The internet is nearly 30, and it’s starting to show signs of age. Links, the foundation of the internet, are in crisis. The pages plagued by dead links are not obscure Wikipedia entries or repositories of cat memes - 49% of hyperlinks in Supreme Court cases don’t work. During President Obama’s first term in office, 83% of PDFs across .gov domains vanished. Across the Harvard Law Review, 70% of links are defunct, a 2014 study found.

Thirty per cent of all links on the web redirect to dead 404 pages or out-of-date information. The problem is proliferating as more websites create transient pages with a half-life sometimes as low as 72 hours. Much like how previous generations faced the environmental waste caused by rapid post-industrial growth, how we address digital waste will determine whether our generation realizes the fundamental promise of the internet.

For publishers, a key pillar to establishing a sustainable revenue model is increasing the lifetime value of content. An outstanding feature piece or profile has an incredibly long shelf life, as long as the links in the story are kept up to date. In the frantic race to restore declining ad revenues, publishers have seemingly forgotten that their greatest asset is the long tail of articles that reporters and editors spend weeks to get just right. For most prominent publishers, 60% of traffic comes to articles that are more than two months old.

Since the advent of the internet, many scholars have treated link rot as a self-fulfilling prophecy, and an accepted externality of internet growth. But this is now a fixable problem. Instead of focusing solely on the creation of new content, the internet environment of the future will prioritize sustainability and renewal - and with that, editorial independence.

While technology has historically been the barrier to fixing link decay at scale, the obstacle now is incomplete knowledge - both of the economic potential of repairing broken links, and of the solutions to do it.

Previous attempts to address the problem have focused solely on manually fixing dead links, which while admirable, will never provide enough scale to address link rot meaningfully. We will never keep pace with the internet without a solution that proactively repairs links as they break. The good news is that current innovations in technology and machine learning can solve these problems, if publishers and technologists appreciate the impact of investing in a solution for ending the 404.

While the ephemeral nature of online commerce is inevitable, a trail of broken links is not. A classic case of link erosion online comes from publishers linking to retailers in shopping editorial. Products are constantly fluctuating in and out of stock and being replaced on retailer sites. This leads to a graveyard of 404 pages which are linked to from many corners of the internet.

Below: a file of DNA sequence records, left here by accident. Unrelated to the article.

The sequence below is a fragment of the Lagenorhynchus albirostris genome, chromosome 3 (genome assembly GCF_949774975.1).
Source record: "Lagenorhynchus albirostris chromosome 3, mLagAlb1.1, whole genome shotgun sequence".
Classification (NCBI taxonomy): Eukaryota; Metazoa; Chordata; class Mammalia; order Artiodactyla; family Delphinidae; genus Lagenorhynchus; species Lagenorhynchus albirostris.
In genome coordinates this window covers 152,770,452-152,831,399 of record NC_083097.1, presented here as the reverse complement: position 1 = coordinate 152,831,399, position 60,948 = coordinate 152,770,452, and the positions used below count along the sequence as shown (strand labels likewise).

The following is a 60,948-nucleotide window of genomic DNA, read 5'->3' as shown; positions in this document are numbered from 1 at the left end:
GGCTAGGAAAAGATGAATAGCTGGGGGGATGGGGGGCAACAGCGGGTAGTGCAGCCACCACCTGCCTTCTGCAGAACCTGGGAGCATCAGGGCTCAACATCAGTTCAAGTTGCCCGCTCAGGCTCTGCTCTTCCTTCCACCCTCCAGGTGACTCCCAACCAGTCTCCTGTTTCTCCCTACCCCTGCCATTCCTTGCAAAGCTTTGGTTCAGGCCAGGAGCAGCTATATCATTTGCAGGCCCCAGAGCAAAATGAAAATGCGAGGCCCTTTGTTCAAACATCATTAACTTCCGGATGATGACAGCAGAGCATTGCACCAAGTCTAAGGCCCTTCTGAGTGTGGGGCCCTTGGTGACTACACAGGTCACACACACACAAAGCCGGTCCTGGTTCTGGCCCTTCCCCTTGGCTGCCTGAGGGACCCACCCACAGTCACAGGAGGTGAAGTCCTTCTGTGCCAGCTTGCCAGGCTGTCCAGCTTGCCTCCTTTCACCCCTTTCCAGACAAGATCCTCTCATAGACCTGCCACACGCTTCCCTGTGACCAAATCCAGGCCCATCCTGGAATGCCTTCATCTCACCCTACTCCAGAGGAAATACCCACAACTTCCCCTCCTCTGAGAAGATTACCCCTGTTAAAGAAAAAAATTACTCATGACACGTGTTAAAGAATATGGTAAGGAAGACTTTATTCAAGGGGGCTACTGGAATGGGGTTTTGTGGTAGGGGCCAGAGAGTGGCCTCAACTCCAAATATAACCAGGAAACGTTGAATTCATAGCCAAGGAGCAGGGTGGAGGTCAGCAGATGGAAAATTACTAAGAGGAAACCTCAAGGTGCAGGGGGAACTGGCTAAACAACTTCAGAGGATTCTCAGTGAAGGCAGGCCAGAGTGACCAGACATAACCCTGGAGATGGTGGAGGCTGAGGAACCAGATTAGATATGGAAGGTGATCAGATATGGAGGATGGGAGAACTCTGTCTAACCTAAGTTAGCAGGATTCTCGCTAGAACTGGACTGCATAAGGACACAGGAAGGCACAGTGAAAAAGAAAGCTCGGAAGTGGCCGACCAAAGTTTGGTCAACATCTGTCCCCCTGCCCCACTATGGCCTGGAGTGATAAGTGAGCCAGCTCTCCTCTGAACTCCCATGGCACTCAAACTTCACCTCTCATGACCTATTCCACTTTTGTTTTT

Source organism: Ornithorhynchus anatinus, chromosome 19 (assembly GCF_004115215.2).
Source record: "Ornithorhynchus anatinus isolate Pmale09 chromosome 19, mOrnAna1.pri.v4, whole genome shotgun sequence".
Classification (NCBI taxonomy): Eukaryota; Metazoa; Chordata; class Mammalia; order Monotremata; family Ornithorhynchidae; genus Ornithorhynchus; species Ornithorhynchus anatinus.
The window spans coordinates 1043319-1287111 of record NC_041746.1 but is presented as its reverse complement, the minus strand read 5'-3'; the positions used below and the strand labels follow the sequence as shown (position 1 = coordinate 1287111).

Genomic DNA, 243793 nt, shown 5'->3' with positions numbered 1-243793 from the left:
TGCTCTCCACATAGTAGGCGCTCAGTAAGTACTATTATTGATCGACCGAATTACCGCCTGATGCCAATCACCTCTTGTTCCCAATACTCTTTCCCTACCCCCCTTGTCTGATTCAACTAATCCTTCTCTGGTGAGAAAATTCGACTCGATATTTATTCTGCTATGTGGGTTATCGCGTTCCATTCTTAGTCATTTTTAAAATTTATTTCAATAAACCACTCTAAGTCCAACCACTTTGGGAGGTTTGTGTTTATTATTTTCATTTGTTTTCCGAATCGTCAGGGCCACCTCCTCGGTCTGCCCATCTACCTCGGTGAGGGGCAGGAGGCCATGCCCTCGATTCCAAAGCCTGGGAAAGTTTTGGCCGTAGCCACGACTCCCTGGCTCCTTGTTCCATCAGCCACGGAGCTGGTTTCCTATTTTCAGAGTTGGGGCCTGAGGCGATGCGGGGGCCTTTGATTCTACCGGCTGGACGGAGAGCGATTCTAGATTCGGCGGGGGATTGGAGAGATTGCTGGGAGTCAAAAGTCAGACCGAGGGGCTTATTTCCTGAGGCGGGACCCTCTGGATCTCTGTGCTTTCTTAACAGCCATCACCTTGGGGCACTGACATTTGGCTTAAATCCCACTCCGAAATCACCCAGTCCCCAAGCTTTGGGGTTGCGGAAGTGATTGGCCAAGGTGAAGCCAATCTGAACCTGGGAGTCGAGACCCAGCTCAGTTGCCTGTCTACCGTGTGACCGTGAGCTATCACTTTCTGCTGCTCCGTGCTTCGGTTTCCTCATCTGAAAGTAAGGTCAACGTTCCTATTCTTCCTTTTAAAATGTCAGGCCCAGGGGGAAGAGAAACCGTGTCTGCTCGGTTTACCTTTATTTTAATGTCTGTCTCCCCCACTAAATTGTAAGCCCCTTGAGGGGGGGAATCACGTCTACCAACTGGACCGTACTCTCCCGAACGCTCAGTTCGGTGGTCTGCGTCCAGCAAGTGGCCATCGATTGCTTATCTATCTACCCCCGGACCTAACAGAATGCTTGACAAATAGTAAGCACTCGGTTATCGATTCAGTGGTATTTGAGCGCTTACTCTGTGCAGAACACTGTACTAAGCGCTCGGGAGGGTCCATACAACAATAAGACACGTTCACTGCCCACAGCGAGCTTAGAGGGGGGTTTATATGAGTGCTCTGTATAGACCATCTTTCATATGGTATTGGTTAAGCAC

Since the mass adoption of digital media, there has often been an inverse relationship between the tactics publishers have used to monetize, and their relationship to the reader experience. The proliferation of advertising technology has done little to replace lost print revenues, while the meteoric rise of sketchy "around the web" ads (which at some point have been implemented by almost every major global organization) has deeply eroded consumer trust by openly promoting false information. Repairing links presents a unique opportunity to simultaneously boost revenue by providing a better media product.

At Narrativ, we have restored more than one billion links in just two years. We have seen first-hand the commercial and UX impact, particularly for media entities. When pages break or are removed, Narrativ redirects users to the same content hosted elsewhere or relevant fallback destinations, preserving the integrity of a digital experience. We are proud to partner with a coalition of publishers and technologists committed to creating renewable links across the internet. Increasingly, forward-thinking companies understand that constructing a renewable web is simply good business.

Fixing broken links is essential to building a business model that supports the independence of journalism. We need a technology infrastructure that maintains the integrity of the fourth estate and its service to our democracy.

In the realm of innovation, repairing dead links often takes a backseat to advances in artificial intelligence, blockchain and IoT, among others. But all of these advances are dependent on a single variable: access to data. As the fundamental connectors of data, links are essential to providing the open and accurate information that underpins technological progress. Our future depends on repairing the internet's decaying infrastructure. Let’s end the 404.

Narrativ is a member of the World Economic Forum's 2018 class of Technology Pioneers. Explore this year's full cohort of Technology Pioneers here.